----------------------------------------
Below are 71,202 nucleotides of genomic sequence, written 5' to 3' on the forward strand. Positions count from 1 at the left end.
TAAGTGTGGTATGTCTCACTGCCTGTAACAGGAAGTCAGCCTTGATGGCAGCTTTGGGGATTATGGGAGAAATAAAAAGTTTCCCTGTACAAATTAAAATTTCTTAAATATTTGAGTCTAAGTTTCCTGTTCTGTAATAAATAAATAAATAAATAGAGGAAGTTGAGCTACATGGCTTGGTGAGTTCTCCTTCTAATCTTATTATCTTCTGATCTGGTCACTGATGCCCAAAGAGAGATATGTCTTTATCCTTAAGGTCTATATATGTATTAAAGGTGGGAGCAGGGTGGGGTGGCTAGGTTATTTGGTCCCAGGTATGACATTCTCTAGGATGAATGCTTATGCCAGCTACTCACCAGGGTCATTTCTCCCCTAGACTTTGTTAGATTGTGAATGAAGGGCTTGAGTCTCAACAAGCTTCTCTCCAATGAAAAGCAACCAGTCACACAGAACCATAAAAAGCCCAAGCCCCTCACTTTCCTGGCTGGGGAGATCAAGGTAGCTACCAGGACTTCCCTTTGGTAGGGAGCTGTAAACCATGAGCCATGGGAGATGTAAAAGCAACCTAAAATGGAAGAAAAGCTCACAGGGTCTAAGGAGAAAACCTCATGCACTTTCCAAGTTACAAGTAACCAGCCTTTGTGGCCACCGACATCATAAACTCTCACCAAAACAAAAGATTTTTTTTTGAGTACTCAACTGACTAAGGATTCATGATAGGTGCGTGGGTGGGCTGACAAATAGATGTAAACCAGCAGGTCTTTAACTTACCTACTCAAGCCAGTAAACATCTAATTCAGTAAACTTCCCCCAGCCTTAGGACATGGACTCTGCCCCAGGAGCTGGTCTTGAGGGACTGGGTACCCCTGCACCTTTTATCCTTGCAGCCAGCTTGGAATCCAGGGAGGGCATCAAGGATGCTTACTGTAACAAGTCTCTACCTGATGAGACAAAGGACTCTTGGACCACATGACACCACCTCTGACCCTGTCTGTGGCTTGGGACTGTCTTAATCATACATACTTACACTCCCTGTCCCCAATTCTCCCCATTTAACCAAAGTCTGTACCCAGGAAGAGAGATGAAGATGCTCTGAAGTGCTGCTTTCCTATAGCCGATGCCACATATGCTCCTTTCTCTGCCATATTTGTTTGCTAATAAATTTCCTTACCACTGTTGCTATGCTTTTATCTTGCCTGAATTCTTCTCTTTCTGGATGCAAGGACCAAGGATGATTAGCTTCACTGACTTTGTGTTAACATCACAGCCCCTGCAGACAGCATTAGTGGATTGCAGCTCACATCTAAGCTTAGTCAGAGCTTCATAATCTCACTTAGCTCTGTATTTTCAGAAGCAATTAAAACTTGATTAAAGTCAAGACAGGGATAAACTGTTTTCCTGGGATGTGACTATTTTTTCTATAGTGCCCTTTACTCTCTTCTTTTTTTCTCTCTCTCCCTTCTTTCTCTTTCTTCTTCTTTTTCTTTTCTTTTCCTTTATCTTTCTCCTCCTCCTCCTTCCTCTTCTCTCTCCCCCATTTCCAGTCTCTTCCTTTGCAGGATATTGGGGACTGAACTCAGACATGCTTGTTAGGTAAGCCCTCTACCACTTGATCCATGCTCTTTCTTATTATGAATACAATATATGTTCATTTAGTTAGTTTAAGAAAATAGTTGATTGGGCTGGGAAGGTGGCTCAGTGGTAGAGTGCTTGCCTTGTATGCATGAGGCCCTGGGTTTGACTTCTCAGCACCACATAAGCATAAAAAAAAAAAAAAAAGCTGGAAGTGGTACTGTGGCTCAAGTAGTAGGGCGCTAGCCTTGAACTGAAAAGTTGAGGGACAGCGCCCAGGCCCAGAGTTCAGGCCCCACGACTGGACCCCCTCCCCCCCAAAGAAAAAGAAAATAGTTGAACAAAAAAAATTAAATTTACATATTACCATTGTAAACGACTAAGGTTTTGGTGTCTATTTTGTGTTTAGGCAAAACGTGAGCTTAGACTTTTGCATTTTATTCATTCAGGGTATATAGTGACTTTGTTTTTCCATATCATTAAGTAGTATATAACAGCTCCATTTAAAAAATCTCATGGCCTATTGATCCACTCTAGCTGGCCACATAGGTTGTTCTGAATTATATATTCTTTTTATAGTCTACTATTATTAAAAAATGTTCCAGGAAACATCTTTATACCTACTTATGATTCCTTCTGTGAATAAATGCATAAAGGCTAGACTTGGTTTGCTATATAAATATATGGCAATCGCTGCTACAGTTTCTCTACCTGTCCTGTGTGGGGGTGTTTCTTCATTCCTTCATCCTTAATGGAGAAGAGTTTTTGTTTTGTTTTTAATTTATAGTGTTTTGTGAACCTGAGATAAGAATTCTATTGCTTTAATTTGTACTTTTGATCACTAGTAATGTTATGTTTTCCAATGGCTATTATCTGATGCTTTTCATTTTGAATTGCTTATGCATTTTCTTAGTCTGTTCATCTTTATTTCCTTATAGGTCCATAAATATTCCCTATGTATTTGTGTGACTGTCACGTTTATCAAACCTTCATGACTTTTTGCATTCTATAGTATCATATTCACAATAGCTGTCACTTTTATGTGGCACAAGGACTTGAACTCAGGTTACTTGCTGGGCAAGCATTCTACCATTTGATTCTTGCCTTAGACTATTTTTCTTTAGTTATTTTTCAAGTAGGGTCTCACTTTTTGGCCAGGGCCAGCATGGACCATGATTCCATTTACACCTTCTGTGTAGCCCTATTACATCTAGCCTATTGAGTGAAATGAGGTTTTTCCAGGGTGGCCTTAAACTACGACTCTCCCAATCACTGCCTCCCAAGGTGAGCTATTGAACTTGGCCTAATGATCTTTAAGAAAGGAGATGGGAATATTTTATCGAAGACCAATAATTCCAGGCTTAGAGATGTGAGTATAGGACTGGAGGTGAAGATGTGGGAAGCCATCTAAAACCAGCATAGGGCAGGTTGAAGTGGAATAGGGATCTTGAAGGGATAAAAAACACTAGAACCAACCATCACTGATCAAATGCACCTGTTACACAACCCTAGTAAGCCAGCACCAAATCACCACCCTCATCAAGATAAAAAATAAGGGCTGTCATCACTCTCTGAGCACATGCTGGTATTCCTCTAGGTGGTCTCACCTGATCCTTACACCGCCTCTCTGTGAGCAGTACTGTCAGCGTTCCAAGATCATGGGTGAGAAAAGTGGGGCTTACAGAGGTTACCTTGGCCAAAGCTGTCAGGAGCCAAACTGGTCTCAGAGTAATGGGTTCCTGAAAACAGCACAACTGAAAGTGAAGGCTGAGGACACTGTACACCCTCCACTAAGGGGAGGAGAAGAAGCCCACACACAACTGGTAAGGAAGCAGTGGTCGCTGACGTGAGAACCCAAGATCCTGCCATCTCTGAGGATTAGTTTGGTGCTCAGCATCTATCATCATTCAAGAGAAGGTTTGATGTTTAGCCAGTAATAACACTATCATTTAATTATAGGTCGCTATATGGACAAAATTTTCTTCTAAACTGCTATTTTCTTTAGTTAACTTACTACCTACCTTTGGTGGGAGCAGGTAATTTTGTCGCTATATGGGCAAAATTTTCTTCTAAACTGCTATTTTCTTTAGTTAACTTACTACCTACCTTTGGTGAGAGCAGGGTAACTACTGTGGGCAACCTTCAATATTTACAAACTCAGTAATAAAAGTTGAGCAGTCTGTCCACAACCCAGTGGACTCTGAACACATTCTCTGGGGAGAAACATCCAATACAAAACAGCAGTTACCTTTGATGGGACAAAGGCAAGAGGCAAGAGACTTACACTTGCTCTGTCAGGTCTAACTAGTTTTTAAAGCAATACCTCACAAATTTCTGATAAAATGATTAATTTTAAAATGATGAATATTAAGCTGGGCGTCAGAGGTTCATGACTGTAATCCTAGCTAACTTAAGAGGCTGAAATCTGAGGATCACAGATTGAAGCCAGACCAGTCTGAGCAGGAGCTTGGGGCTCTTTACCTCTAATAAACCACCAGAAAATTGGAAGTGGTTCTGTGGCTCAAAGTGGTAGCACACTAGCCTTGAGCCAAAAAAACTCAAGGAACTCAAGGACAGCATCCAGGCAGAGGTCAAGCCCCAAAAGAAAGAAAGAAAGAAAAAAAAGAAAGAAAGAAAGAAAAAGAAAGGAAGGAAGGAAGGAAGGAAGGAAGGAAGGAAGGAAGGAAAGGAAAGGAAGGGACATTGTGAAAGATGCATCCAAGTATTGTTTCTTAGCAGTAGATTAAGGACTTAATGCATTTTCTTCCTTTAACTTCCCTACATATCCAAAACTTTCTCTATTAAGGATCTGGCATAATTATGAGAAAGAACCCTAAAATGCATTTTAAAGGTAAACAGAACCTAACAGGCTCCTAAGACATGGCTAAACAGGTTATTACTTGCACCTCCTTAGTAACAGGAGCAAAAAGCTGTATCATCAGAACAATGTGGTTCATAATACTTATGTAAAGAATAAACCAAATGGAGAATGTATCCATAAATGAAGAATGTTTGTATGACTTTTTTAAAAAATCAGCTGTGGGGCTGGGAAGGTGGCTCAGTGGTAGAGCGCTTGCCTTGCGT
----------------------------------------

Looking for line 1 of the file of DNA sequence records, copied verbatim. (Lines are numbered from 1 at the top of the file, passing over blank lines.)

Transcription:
Below are 71,202 nucleotides of genomic sequence, written 5' to 3' on the forward strand. Positions count from 1 at the left end.